Do you think you'll lose efficiency if you store the items you use regularly out of sight? For example, the toaster. Yes, you use it four or five times a week, but only for a few minutes at a time. Why should it take up counter space all day every day? My toaster lives in the cupboard; it takes a few seconds to get it out and plug it in when I want toast. The same would apply to the sugar canister or the blender you use for five minutes most mornings.
Evaluate everything on your worktop, particularly if you must always maneuver around things or move them to make room for food prep or clean up (especially if you find yourself just wiping around them most of the time).
12. Reorganize food storage.
Chaos in the pantry, refrigerator, or freezer leads to food waste, extra trips to the store for items you thought you had but don't, and overbuying of things you think you're out of but aren't.
Empty your pantry and clean all of the shelves. Toss foods that are past their expiration dates. Group like foods together so you can return them to the pantry in categories. This will make it easier to locate what you want, see what you need to add to your grocery list, and keep you from buying six cans of tuna when you already have eight in the cupboard.
As you group foods together, you will come across some things you don't remember purchasing and have no plan for using. Pay attention to these buying mistakes so you won't make them again. That dried fenugreek you bought for one Indian dish last year (and used ¼ teaspoon) should be tossed. Ditto the mostly-full bag of stale garlic pretzels. You might be able to donate the unopened jar of strawberry habanero jam, but even if you can't, there's no reason to keep it in the back of your cupboard. If you're worried about food waste, be more thoughtful about the food you buy! It's already wasted if it's languishing in your pantry.
Ready to tackle the refrigerator? Empty it completely and clean it thoroughly. (You'll do the same with the freezer.) Get rid of old or suspect foods hiding in the back. Consider investing in a set of glass storage containers* to replace your old warped and stained plastic. Leftovers taste better when they're stored in glass and are safer to reheat. And nice glass bowls can even be used as serveware.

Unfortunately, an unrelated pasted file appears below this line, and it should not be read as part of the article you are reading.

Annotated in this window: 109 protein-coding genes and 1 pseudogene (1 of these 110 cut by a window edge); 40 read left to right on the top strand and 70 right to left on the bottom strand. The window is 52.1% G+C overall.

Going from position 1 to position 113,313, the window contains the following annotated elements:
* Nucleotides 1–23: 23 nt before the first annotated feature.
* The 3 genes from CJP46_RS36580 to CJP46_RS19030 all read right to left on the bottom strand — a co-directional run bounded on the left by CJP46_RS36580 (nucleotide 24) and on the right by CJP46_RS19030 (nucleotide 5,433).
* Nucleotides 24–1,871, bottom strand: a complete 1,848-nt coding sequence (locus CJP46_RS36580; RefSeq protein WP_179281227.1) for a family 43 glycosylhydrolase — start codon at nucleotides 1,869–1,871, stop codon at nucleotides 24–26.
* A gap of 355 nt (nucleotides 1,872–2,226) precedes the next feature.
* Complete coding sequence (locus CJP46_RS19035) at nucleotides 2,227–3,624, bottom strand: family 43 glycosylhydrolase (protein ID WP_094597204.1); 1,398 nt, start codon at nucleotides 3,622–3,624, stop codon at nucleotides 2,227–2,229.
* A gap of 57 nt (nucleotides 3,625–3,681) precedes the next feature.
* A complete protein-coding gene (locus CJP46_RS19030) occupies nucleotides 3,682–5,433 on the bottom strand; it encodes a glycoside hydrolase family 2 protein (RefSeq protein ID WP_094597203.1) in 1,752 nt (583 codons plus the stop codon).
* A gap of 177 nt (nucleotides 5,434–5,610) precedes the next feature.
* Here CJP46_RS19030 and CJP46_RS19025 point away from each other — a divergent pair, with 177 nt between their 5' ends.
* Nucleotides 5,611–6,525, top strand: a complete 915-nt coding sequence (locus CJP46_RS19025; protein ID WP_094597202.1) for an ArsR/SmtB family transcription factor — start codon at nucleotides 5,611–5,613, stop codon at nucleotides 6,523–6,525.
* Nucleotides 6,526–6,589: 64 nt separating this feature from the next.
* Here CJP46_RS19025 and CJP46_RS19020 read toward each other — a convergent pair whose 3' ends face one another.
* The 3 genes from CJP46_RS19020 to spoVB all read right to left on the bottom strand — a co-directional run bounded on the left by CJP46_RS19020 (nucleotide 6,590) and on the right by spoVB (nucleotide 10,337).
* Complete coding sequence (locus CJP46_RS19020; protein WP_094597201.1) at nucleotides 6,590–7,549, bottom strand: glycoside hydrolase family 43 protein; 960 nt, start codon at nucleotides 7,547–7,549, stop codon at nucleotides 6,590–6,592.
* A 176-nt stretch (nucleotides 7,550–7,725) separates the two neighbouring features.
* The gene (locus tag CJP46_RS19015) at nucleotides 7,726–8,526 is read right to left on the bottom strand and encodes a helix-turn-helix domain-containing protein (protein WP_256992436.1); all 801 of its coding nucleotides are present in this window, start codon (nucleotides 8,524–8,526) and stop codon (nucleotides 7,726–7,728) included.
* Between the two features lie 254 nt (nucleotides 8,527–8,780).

* This blog is reader-supported. If you purchase through my links, I may earn a small commission.
Your refrigerator is a valuable tool every day, so clear out the unneeded to make room for what's important. Do you really use three types of mustard, two brands of barbecue sauce, and four different hot sauces? And just how old is that jar of cranberry horseradish?
As with your pantry, group like foods together so they can be returned to the fridge and freezer in categories. This makes it easier to see what you have, use ingredients before they expire, construct a grocery list, and put new purchases or partially-used items away.
13. Tame the refrigerator door.
Items stuck all over the refrigerator look disorderly, but a clean, uncluttered refrigerator surface immediately calms the kitchen. If you love having a few photos, greeting cards, or kids' drawings where you can see them, hang a magnetic board near the kitchen table or in the family room, and keep it current.
An old-fashioned paper calendar hung on the inside of the pantry door can help you keep track of (and see at a glance) medical appointments, dance recitals, birthday parties, and more. Then you can recycle the separate reminders.
By the way, it's impossible to do it all, so act like a minimalist and stop trying! Time is your most precious gift, so be very selective in how you spend it. Limiting extra activities or commitments to one or two lets everyone be less stressed, more focused, less likely to burn out, and more likely to enjoy and develop some expertise. As author Francine Jay writes, "Doing less can mean the difference between mediocrity and mastery."
The peace of a clutter-free kitchen sends ripples into your entire home.
- You've made space in your cupboards so items are easy to access and put away. Some of this newfound space holds often-used items that used to crowd your worktop, so that area has become larger, more useful, and easier to keep clean.
- You've stopped using the table as a dumping grounds, leaving room for paperwork, games, crafts, nourishment, and human connection.
- You put away leftovers, wash dishes, and wipe the stove and worktop after dinner each evening. It doesn't really take that long, especially if everyone helps.
- You appreciate your kitchen every morning since it is clean, practical, well-supplied, and ready for the day ahead.
Photo by Priscilla Dupreez on Unsplash